British Motorists Are Fighting For Dieselgate Compensation

Tens of thousands of motorists throughout the UK who purchased Volkswagen, Audi, Skoda and SEAT models are seeking compensation. This follows the infamous Dieselgate scandal…

“A Decisive Court Battle”

Around 90,000 British motorists are taking legal action against the Volkswagen Group in the biggest class action of its kind in the country. It follows the Dieselgate scandal, which saw the automaker install emissions cheat devices in millions of its vehicles; showing that they were ‘clean’ in test scenarios when they were much more polluting in ‘real world’ circumstances. Back in 2015, VW admitted that it had manipulated devices in more than 11 million vehicles worldwide; and pleaded guilty to criminal charges in the US; forcing it to fork out billions in fines and compensation. The then VW CEO, Martin Winterkorn, apologised on behalf of the company. He said, “I personally am deeply sorry that we have broken the trust of our customers and the public. We do not and will not tolerate violations of any kind of our internal rules or of the law”.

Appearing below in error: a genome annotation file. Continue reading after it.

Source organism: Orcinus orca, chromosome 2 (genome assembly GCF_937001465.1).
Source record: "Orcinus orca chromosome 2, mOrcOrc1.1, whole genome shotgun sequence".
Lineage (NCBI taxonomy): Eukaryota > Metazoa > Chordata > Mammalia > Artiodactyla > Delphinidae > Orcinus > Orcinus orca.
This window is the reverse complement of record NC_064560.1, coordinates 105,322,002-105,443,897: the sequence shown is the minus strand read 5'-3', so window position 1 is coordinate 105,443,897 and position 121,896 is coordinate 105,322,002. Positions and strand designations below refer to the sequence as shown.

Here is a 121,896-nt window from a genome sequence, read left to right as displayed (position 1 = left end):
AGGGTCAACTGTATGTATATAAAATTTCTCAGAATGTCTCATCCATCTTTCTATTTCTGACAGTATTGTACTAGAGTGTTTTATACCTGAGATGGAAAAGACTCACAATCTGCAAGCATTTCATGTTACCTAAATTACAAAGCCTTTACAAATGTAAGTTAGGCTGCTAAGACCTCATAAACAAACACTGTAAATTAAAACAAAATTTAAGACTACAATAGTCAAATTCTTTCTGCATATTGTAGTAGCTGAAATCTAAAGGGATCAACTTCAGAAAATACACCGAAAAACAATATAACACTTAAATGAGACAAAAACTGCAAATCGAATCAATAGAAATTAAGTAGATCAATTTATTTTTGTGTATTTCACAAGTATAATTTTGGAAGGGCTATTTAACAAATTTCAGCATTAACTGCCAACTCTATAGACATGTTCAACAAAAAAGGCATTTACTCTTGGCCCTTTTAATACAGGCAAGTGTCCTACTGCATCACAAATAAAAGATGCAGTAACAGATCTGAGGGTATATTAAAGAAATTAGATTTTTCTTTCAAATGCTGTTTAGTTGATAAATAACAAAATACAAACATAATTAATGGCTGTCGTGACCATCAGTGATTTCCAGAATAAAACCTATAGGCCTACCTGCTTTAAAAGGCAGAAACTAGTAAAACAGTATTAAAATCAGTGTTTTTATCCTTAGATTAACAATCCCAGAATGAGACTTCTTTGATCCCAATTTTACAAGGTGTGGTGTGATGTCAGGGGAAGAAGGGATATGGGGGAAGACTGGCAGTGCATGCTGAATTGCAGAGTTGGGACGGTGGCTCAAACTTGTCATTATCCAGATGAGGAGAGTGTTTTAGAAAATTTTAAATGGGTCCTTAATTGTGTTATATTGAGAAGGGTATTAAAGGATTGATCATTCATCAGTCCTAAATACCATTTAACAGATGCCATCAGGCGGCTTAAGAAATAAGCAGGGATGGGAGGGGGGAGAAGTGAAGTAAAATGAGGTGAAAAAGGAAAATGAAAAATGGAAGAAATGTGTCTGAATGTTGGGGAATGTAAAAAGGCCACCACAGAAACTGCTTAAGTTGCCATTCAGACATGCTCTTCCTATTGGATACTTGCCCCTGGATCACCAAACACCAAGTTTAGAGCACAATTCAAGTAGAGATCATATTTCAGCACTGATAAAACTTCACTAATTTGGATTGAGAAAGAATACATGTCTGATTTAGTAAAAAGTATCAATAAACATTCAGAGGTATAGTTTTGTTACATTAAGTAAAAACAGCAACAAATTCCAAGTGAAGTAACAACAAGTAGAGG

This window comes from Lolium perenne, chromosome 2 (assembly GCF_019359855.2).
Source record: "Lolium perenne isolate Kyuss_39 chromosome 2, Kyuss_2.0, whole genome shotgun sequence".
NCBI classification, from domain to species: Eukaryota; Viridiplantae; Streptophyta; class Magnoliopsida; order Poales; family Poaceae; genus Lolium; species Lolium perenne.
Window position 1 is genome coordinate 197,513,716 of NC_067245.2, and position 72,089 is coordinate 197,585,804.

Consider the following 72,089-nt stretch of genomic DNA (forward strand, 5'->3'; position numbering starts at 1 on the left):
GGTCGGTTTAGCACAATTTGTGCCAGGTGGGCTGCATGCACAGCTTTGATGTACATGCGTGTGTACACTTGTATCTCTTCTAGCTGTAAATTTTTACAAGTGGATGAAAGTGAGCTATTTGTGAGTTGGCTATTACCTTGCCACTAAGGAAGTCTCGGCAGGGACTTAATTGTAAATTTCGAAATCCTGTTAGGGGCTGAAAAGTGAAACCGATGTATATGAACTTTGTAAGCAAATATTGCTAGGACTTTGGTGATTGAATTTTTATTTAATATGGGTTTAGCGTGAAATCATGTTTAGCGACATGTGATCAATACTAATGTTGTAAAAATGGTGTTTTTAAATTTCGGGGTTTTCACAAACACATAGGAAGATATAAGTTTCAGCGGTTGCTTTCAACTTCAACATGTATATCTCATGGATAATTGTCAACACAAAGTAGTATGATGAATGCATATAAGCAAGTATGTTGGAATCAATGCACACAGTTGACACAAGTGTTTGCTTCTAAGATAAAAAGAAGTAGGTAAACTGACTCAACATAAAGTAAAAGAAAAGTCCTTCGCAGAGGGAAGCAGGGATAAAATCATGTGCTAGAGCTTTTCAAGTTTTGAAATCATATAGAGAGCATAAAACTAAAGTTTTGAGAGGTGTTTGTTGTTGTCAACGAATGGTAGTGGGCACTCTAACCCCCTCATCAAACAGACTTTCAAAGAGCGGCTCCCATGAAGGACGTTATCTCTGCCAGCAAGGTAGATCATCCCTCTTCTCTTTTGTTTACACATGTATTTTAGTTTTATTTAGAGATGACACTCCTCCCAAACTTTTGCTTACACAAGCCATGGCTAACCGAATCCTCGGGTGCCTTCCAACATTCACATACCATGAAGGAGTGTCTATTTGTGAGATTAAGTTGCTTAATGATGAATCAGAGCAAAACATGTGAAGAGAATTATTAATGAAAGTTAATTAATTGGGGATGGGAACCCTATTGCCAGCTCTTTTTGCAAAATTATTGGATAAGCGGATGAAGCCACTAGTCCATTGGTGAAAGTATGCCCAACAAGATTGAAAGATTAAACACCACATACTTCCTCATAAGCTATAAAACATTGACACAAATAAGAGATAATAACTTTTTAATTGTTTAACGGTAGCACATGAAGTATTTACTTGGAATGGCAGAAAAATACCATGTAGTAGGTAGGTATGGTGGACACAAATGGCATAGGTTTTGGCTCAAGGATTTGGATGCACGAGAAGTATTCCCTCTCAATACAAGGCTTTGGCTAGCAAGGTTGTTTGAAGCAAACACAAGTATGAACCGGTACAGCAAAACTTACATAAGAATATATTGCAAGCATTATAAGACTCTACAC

Gareth Pope, who’s the head of Slater and Gordon which represents more than 70,000 of the 90,000 claimants, believes the trial can do more than just compensate British motorists. He said, “this trial will establish once and for all whether VW installed prohibited ‘defeat devices’ in affected vehicles; and is a significant milestone in our clients’ attempts to hold VW accountable in the UK”.

Legal Acrobatics? 

Despite VW’s previous acceptance of guilt, it continues to face judges and juries with different legal approaches. Tom de la Mare QC, representing VW’s customers, has emphasised this legal acrobatics. He said, “VW have raised a range of progressively more inventive arguments as to why the software function is not a defeat device – arguments which have changed over time, and have been been deployed selectively before different courts and tribunals”. According to him, “it is difficult to think of a more obvious cheat than the one VW used”.

VW, however, is focusing on whether the 90,000 customers suffered a loss. In a statement it said, “Volkswagen Group maintains that there has never been a defeat device installed in any of its vehicles in the UK”. It added, “the question the judge is deciding in this hearing is not whether the affected vehicles contained such a device, but whether the legal definition is met in certain circumstances. We will continue to defend robustly our position in the high court”. They’ll be defending themselves for some time, however, as the trial is expected to last between two and three years. Either way, it’s clear that more is at stake for VW than simply the funds required to compensate British drivers.

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